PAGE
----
When developing an argument, the goal is for it to sound, part of which means being valid. So lets start with validity first.
As mentioned in a previous blog post, an argument consists of a set of premises from which a conclusion is supposed to follow. A valid argument is just an argument from which the conclusion actually follows from the premises.
What does this mean? We talked a little about his previously but let’s go into more detail.
Some arguments are valid because of their structure. What kind of structure are we talking about? Logical structure.
When we talk about structure, we are talking about, roughly, how the pieces of language are fit together rather than what those pieces of language mean. For example, all these claims mean very different things:
Kelsey is a writer.
Daassa is a lovebird.
Lewis is a Sagittarius.
But when it comes to structure, all three of these claims have the same structure: they are all simple subject-predicate sentences. We can reveal this structure by writing:
A is a B.
Now let’s take a look at the following argument to see what logical structure is:
P1) If my cat is a ginger cream, then my cat is a ginger.
P2) My cat is a ginger cream.
C) Therefore, my cat is a ginger.
When looking at structure, we want to find repeating elements and replace them with capital letters so as not to distract ourselves from the structure. Specifically, we want to find the biggest repeating elements we can find.
This last point is important because if we focus just on the smallest repeating elements, we might be capturing structure at too fine grain at level. For example, we may notice that “my”, “cat”, “ginger”, and “cream” are repeating elements of the previous argument. Taking the advice of the previous paragraph, we would end up with this:
If A B is a C D, then A B is a C.
A B is a C D.
Therefore, A B is a C.
This is a good start! Now we aren’t distracted by the meanings of the words involved. But there is such a thing as too much structure. When is structure too much? When even the structure itself includes repeating elements. Looking at the argument, we can see that there are still two repeating elements: “A B is a C D” and “A B is a C”. Thus we can simplify the structure and make the argument clearer by replacing these elements themselves with capital letters:
If E, then F.
Now that’s simple!
The rule of thumb for this is: replace repeating elements with capital letters until there are no more repeating elements that are not themselves capital letters.
Back to Validity
Now that we have isolated the structure, we can see if the argument is valid. We do this by means of truth tables.
Remember: a logically valid argument is one in which there is no situation in which the premises are true and the conclusion is false. This is precisely what a truth table can tell us.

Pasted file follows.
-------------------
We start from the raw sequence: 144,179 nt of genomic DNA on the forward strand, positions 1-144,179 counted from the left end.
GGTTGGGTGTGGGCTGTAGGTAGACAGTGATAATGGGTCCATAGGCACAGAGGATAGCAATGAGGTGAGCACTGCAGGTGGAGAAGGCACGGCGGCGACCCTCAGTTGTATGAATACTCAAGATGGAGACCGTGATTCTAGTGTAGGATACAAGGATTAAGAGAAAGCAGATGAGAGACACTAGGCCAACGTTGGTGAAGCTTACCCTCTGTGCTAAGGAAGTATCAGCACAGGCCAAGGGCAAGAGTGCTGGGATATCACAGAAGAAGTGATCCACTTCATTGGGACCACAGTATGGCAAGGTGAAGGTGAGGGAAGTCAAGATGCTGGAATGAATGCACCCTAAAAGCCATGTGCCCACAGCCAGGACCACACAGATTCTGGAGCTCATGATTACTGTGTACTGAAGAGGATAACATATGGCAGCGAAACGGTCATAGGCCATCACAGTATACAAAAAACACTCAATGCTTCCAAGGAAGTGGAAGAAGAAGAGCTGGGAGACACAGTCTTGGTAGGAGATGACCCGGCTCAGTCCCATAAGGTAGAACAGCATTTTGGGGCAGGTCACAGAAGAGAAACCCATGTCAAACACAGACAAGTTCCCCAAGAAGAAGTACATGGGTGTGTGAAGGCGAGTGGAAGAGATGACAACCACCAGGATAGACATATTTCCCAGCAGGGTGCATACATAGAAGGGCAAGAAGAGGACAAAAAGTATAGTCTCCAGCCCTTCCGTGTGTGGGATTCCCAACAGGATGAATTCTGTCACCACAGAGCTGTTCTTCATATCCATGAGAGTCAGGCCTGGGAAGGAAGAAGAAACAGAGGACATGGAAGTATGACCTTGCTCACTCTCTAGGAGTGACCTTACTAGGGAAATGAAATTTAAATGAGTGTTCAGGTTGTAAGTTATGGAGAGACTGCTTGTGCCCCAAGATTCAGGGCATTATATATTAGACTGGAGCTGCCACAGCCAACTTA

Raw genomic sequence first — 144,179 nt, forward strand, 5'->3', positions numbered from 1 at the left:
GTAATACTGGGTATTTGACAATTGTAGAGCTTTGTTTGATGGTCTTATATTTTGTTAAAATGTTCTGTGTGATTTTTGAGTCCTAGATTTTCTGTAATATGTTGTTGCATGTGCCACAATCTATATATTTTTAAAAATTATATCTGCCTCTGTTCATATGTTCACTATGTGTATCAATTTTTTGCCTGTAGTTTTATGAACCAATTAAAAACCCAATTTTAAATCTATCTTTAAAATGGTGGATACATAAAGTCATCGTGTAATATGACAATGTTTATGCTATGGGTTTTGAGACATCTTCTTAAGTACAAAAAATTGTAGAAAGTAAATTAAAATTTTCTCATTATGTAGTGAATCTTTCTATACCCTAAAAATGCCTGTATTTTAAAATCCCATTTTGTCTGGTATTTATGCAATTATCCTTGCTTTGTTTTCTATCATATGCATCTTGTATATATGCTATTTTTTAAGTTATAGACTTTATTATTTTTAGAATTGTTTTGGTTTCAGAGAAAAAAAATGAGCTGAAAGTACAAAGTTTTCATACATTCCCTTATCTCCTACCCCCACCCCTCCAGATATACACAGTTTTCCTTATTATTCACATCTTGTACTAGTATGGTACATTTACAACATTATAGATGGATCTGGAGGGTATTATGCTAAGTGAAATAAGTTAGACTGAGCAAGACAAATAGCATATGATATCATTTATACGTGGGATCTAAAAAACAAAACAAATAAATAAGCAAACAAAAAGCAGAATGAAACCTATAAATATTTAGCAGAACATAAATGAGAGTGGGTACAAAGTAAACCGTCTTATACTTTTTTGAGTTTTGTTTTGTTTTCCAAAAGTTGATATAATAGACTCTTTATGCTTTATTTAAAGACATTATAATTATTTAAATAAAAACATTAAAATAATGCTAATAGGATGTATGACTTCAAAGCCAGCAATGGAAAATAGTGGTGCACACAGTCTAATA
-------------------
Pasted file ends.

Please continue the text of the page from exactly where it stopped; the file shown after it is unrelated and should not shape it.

We want to start by listing all the atomic claims in our argument. Atomic claims are represented by the capital letters. In our example, this would be E and F. We assume that a claim is either true or false, so there are four truth possibilities for our claims: either both are true, both are false, E is true while F is false, or F is true while E is false:
E | F
T | T
T | F
F | T
F | F
Once we have listed our atomic propositions, we want to add the premises of our argument. The second premise is easy to list since it is just E. But our first premise requires a bit more explaining. How do we know what truth values to assign to “If E then F”?
We know because in the logical system we are using, called classical logic, claims which are constructed out of atomic claims are true or false in virtue of solely the truth value of the atomic claims which make them up.
For conditionals like our first premise, they are true just in case the antecedent (the claim right after ‘if’) is true and the consequent (the claim right after ‘then’) is false.
This means that our first premise will only be false given the truth values of the atomic claims listed in the second row of our truth table. Our truth table thus far looks like this:
E F | If E then F ——— E
T T |———T—————T
T F |———F—————T
F T |———T—————F
F F |———F—————F
The thing to notice right off the bat is that only on the first row of our truth table are both premises true. That means that all we need to figure out is if the conclusion is also true on that first row. Remember: when testing validity we only care about the scenarios in which all the premises are true.
Adding the conclusion to the end completes the truth table:
E F | If E then F ——— E—| F
T T |———T—————T—| T
T F |———F—————T—| F
F T |———T—————F—| T
F F |———F—————F—| F
We can see that on the first row, the conclusion is true. Thus there are no situations in which the premises are true and the conclusion is false. Thus, this argument is valid.